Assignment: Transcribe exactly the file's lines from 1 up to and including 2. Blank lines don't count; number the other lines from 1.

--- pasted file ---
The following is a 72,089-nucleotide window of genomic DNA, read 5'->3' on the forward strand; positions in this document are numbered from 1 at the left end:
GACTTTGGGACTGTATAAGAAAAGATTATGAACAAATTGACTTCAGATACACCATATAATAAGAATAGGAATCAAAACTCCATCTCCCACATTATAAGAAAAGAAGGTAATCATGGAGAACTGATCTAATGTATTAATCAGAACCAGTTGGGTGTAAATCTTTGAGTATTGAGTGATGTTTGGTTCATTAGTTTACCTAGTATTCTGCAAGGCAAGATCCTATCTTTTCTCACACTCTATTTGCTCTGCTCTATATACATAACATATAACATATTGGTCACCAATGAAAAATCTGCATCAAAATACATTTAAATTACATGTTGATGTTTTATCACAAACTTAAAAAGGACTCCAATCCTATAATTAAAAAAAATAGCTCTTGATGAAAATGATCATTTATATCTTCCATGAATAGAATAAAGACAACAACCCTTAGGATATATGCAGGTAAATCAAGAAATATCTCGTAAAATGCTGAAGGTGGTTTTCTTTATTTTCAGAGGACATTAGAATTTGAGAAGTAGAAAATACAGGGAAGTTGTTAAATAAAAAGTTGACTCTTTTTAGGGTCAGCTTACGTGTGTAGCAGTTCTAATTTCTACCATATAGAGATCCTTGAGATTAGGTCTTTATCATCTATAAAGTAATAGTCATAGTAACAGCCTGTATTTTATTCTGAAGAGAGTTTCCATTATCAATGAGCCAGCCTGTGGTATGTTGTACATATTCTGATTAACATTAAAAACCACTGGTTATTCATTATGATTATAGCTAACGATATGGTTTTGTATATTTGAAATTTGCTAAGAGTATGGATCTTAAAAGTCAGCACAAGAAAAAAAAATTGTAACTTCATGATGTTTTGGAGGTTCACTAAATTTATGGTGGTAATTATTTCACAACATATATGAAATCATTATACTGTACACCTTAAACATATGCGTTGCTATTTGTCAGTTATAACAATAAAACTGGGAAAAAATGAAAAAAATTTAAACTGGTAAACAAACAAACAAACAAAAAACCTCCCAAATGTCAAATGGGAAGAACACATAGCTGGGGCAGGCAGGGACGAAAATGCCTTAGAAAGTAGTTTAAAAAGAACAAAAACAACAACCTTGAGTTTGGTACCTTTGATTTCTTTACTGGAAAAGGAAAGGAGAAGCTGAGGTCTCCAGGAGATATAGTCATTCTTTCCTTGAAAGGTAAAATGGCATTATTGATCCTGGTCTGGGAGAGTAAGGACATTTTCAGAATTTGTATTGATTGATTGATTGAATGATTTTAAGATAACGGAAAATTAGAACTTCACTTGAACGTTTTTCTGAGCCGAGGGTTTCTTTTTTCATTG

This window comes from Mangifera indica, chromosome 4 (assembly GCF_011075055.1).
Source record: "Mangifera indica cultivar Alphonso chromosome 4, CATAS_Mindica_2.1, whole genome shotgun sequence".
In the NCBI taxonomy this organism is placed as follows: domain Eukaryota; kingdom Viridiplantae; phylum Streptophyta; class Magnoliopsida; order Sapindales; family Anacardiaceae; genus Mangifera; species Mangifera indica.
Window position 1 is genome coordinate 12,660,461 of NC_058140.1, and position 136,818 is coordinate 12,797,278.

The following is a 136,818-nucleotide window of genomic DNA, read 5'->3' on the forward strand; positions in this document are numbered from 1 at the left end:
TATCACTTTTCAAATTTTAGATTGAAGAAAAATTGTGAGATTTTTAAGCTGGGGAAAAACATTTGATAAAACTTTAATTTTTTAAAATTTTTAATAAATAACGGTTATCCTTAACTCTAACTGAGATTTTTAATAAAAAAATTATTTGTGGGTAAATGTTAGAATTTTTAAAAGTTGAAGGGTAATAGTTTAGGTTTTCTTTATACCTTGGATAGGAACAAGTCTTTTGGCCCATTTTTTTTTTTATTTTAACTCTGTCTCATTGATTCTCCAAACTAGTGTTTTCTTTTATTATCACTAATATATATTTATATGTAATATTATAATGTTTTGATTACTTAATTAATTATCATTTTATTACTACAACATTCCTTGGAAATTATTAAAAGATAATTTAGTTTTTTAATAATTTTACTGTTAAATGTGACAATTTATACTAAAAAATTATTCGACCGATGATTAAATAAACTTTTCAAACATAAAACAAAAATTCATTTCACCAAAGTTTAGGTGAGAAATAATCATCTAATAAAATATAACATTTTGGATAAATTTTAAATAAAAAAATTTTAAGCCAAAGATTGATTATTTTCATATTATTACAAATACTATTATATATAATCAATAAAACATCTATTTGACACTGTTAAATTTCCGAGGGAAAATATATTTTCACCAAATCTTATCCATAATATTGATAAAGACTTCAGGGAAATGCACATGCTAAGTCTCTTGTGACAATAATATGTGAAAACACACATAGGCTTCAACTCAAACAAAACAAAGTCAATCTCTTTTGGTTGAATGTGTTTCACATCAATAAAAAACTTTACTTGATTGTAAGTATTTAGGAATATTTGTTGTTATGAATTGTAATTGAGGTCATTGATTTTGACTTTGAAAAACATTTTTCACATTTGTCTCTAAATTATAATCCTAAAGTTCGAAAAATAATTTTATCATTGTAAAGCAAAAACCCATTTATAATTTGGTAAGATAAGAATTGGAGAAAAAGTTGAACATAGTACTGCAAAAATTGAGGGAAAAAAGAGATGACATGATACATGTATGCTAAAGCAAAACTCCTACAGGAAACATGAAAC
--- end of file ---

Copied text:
The following is a 72,089-nucleotide window of genomic DNA, read 5'->3' on the forward strand; positions in this document are numbered from 1 at the left end:
GACTTTGGGACTGTATAAGAAAAGATTATGAACAAATTGACTTCAGATACACCATATAATAAGAATAGGAATCAAAACTCCATCTCCCACATTATAAGAAAAGAAGGTAATCATGGAGAACTGATCTAATGTATTAATCAGAACCAGTTGGGTGTAAATCTTTGAGTATTGAGTGATGTTTGGTTCATTAGTTTACCTAGTATTCTGCAAGGCAAGATCCTATCTTTTCTCACACTCTATTTGCTCTGCTCTATATACATAACATATAACATATTGGTCACCAATGAAAAATCTGCATCAAAATACATTTAAATTACATGTTGATGTTTTATCACAAACTTAAAAAGGACTCCAATCCTATAATTAAAAAAAATAGCTCTTGATGAAAATGATCATTTATATCTTCCATGAATAGAATAAAGACAACAACCCTTAGGATATATGCAGGTAAATCAAGAAATATCTCGTAAAATGCTGAAGGTGGTTTTCTTTATTTTCAGAGGACATTAGAATTTGAGAAGTAGAAAATACAGGGAAGTTGTTAAATAAAAAGTTGACTCTTTTTAGGGTCAGCTTACGTGTGTAGCAGTTCTAATTTCTACCATATAGAGATCCTTGAGATTAGGTCTTTATCATCTATAAAGTAATAGTCATAGTAACAGCCTGTATTTTATTCTGAAGAGAGTTTCCATTATCAATGAGCCAGCCTGTGGTATGTTGTACATATTCTGATTAACATTAAAAACCACTGGTTATTCATTATGATTATAGCTAACGATATGGTTTTGTATATTTGAAATTTGCTAAGAGTATGGATCTTAAAAGTCAGCACAAGAAAAAAAAATTGTAACTTCATGATGTTTTGGAGGTTCACTAAATTTATGGTGGTAATTATTTCACAACATATATGAAATCATTATACTGTACACCTTAAACATATGCGTTGCTATTTGTCAGTTATAACAATAAAACTGGGAAAAAATGAAAAAAATTTAAACTGGTAAACAAACAAACAAACAAAAAACCTCCCAAATGTCAAATGGGAAGAACACATAGCTGGGGCAGGCAGGGACGAAAATGCCTTAGAAAGTAGTTTAAAAAGAACAAAAACAACAACCTTGAGTTTGGTACCTTTGATTTCTTTACTGGAAAAGGAAAGGAGAAGCTGAGGTCTCCAGGAGATATAGTCATTCTTTCCTTGAAAGGTAAAATGGCATTATTGATCCTGGTCTGGGAGAGTAAGGACATTTTCAGAATTTGTATTGATTGATTGATTGAATGATTTTAAGATAACGGAAAATTAGAACTTCACTTGAACGTTTTTCTGAGCCGAGGGTTTCTTTTTTCATTG